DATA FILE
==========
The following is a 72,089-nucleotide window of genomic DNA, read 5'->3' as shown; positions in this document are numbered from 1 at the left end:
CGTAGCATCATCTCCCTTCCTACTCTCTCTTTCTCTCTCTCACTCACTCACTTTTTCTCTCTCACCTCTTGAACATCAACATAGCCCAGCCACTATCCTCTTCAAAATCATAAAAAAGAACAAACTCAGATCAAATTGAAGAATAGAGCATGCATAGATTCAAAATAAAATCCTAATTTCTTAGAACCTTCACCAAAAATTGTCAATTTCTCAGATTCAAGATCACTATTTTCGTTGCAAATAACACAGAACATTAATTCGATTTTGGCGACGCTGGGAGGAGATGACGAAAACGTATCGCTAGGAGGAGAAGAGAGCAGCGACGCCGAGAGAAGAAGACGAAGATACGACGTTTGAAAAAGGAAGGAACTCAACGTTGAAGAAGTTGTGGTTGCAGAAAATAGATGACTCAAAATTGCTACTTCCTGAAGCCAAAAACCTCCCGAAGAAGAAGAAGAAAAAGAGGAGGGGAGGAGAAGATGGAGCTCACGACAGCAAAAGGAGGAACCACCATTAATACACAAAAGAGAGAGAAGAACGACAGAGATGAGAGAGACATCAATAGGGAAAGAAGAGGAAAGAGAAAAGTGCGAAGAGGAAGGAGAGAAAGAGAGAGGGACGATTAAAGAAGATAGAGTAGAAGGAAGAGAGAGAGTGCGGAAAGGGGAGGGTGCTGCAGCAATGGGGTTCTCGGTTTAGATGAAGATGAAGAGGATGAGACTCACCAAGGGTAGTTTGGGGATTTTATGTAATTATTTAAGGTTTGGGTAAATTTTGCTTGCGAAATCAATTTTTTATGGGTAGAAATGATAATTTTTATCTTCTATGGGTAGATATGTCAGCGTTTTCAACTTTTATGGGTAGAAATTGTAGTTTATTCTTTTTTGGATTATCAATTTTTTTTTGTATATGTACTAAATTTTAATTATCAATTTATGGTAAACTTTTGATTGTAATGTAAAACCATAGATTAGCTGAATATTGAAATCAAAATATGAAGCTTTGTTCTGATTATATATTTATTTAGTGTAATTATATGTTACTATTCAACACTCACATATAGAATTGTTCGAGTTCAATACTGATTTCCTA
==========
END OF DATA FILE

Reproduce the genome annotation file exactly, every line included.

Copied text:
The following is a 72,089-nucleotide window of genomic DNA, read 5'->3' as shown; positions in this document are numbered from 1 at the left end:
CGTAGCATCATCTCCCTTCCTACTCTCTCTTTCTCTCTCTCACTCACTCACTTTTTCTCTCTCACCTCTTGAACATCAACATAGCCCAGCCACTATCCTCTTCAAAATCATAAAAAAGAACAAACTCAGATCAAATTGAAGAATAGAGCATGCATAGATTCAAAATAAAATCCTAATTTCTTAGAACCTTCACCAAAAATTGTCAATTTCTCAGATTCAAGATCACTATTTTCGTTGCAAATAACACAGAACATTAATTCGATTTTGGCGACGCTGGGAGGAGATGACGAAAACGTATCGCTAGGAGGAGAAGAGAGCAGCGACGCCGAGAGAAGAAGACGAAGATACGACGTTTGAAAAAGGAAGGAACTCAACGTTGAAGAAGTTGTGGTTGCAGAAAATAGATGACTCAAAATTGCTACTTCCTGAAGCCAAAAACCTCCCGAAGAAGAAGAAGAAAAAGAGGAGGGGAGGAGAAGATGGAGCTCACGACAGCAAAAGGAGGAACCACCATTAATACACAAAAGAGAGAGAAGAACGACAGAGATGAGAGAGACATCAATAGGGAAAGAAGAGGAAAGAGAAAAGTGCGAAGAGGAAGGAGAGAAAGAGAGAGGGACGATTAAAGAAGATAGAGTAGAAGGAAGAGAGAGAGTGCGGAAAGGGGAGGGTGCTGCAGCAATGGGGTTCTCGGTTTAGATGAAGATGAAGAGGATGAGACTCACCAAGGGTAGTTTGGGGATTTTATGTAATTATTTAAGGTTTGGGTAAATTTTGCTTGCGAAATCAATTTTTTATGGGTAGAAATGATAATTTTTATCTTCTATGGGTAGATATGTCAGCGTTTTCAACTTTTATGGGTAGAAATTGTAGTTTATTCTTTTTTGGATTATCAATTTTTTTTTGTATATGTACTAAATTTTAATTATCAATTTATGGTAAACTTTTGATTGTAATGTAAAACCATAGATTAGCTGAATATTGAAATCAAAATATGAAGCTTTGTTCTGATTATATATTTATTTAGTGTAATTATATGTTACTATTCAACACTCACATATAGAATTGTTCGAGTTCAATACTGATTTCCTA